Combatting Trafficking and a “Pearl Experience”

By Mitzi Perdue

The earrings you see in this illustration are stylish, unusual, and beautiful. However, when you know the story behind them, I bet you’ll see them as being even more beautiful.

They’re a donation to Win This Fight,  Stop Human Trafficking, and they’re part of a promise that Sally Jackson (not her real name) made to herself four years ago.  It’s a promise that involves #MeToo, heartbreak, a complicated moral decision, and a life  that’s ever since been devoted to helping and uplifting women.

Jackson and I are having breakfast at the Pelican Hill Resort in Southern California. We can look past graceful palm trees to see the calm Pacific Ocean.

“My Mom was an immigrant to the U.S. who came to this country with nothing,” begins Jackson, wiping away a tear.  “Despite being a single working mother of three, she became a very successful business owner.  She was very wary of my pursuit of the film industry but when she realized that I had forged my own path, and successfully, she gave me these earrings as a gift.”

As you can see when you look at the image of the earrings, the gift was an expensive one. The gems are real, and the earrings are worth considerably more than Jackson’s Prius.  Given their price, and even more, given that they were a gift from her beloved mother, Jackson says, “They’re the most precious thing I own.”

Why would Jackson part with something so meaningful and precious?

Jackson continues her story.  She did have the successful career her mother dreamed of for her.  She worked on countless movies, garnered 114 Academy Award nominations and scored several wins during her tenure.  She made millions for the company she worked for and she worked with some of the most famous stars in Hollywood.

However, at the height of her success, her boss propositioned her for sex and she refused.  “When I didn’t go along with what he wanted, he made sure I got all the worst jobs in the company,”  Jackson remembers, and as she speaker, her face growing pale, “This was prior to the #MeToo movement and I  felt like I had very few options.”

Her boss made it increasingly difficult for her to continue working in the company. She resigned and for months was unemployed.  It was a bleak and catastrophically depressing, anxiety-filled time. She was living off of her savings and at the end, she had only $13 left in the bank.

But then she got a dream job, one that turned out to be just right for her and she was happy again. But then the #MeToo movement erupted and Jackson was asked to face these demons once again.

Jackson continues: “Two of the women who worked for my old company knew why I had quit and asked me for help in fighting against the boss who had caused me to leave.  The man had been preying on the two women, and they felt that if we could  all join forces, we could stop this sexual predator.”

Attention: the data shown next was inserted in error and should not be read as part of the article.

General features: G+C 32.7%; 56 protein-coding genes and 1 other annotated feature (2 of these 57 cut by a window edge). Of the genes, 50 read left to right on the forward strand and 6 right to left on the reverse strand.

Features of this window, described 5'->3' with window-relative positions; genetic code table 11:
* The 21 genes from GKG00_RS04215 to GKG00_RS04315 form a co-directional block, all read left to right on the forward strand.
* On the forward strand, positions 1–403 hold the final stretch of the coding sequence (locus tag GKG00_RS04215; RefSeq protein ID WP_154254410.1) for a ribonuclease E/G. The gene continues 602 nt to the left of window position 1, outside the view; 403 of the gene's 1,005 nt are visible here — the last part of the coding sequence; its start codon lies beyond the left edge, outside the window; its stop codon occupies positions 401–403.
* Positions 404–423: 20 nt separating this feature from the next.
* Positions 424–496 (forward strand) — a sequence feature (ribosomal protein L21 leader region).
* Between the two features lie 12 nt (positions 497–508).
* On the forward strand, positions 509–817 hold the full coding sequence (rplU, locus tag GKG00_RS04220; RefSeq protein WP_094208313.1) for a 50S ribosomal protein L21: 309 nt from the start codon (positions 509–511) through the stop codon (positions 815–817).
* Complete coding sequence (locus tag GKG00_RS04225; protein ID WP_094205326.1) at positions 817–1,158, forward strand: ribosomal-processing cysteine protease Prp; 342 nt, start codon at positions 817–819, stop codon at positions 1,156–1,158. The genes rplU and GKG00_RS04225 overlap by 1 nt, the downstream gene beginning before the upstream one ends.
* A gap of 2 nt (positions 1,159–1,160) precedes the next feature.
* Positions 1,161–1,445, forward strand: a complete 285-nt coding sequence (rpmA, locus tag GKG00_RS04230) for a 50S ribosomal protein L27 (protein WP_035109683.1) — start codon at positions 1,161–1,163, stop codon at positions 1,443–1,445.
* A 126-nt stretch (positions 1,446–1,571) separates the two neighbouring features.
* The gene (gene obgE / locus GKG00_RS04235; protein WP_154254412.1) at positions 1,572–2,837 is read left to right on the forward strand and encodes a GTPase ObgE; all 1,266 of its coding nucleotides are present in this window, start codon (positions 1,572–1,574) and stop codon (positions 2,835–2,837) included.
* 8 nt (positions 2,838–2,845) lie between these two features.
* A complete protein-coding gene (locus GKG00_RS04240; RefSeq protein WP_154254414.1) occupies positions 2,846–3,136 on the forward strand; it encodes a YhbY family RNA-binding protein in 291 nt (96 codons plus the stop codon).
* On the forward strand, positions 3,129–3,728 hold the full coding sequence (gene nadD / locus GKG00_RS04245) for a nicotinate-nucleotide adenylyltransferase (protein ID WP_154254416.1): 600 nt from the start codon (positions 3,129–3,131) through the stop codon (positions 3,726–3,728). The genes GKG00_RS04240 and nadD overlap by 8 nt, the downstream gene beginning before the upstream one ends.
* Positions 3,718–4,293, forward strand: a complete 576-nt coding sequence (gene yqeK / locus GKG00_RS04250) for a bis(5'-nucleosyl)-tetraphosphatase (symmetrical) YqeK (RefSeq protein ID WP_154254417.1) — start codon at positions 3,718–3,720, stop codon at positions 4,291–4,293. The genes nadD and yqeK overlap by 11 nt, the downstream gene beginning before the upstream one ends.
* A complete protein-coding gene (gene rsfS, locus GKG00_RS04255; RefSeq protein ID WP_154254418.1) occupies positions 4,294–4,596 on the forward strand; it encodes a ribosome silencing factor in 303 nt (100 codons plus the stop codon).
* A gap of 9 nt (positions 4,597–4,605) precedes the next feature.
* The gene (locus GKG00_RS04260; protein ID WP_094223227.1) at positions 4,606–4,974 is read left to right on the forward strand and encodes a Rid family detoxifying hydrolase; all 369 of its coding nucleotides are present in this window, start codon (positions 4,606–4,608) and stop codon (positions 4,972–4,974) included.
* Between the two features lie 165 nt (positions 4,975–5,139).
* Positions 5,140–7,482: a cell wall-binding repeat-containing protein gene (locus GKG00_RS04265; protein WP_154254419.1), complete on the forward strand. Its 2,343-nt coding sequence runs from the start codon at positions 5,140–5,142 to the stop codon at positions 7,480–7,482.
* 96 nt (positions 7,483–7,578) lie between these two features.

At this point in the story, Jackson is crying freely.  After dabbing at her eyes with her napkin, she puts on dark glasses and continues.

She told her two women friends, “I cannot put my new husband through this We have been through too much pain over this and we’ve just bounced back from being nearly broke.”

Jackson made the decision to remain silent.  It was a wrenching decision, but the memories of the anxiety she had felt when she was eating up all her savings, coupled with the depression that went with it–those memories were still fresh.  That plus she had dozens of people working for her and she felt a deep responsibility to them. Supporting the two women who were being victimised would not only jeopardise everything she most cared about  it could also impact the people who were now working for her.

An outside person listening to her telling her story might feel that she had no choice but to remain silent. And yet, to this day she grieves that she didn’t help the two women who were suffering.

Even so, something good came from this wrenching experience.  She vowed to the two women and to herself: “I promise I will do more good for women in my silence, than I could have ever done by taking him down.” In the years since, because of that promise, she’s given her all to helping women.

Her work now is focused on impact investing, particularly investing in startups that promote structural change in major industries that promote the advancement of women and minorities.

Jackson’s story resembles the story of how a pearl oyster can produce a gorgeous pearl, but only when a grain of sand or other irritant starts the process. In the case of a pearl, the oyster protects itself from the irritation by covering it with layers and layers of nacre.  And thus a beautiful iridescent pearl is formed.

Sally Jackson regrets that she wasn’t there for her two former colleagues who were experiencing #MeToo. However, a beautiful (if metaphorical) pearl has been the result.  She’s spending the rest of her life helping all women.

Donating the beautiful earrings to help stop human trafficking is just one aspect of how she is keeping her promise.

Those earrings really, really are beautiful, right?

About The Author

Mitzi Perdue is a businesswoman, author, and Founder of Win This Fight, Stop Human Trafficking Now. She holds a B.A. degree with honors from Harvard University and a Master's from George Washington University. She's a past president of the 40,000 member American Agri-Women, and she was a U.S. Delegate to the United Nations Conference on Women in Nairobi. She was also a Commissioner for the National Commission on Libraries and Information Science. Her Scripps Howard column, The Environment and You, was for years the most widely syndicated environmental column in the U.S.

She is the founder and president of “Win This Fight! Stop Human Trafficking Now,” an organization that raises funds and awareness for other anti-trafficking initiatives.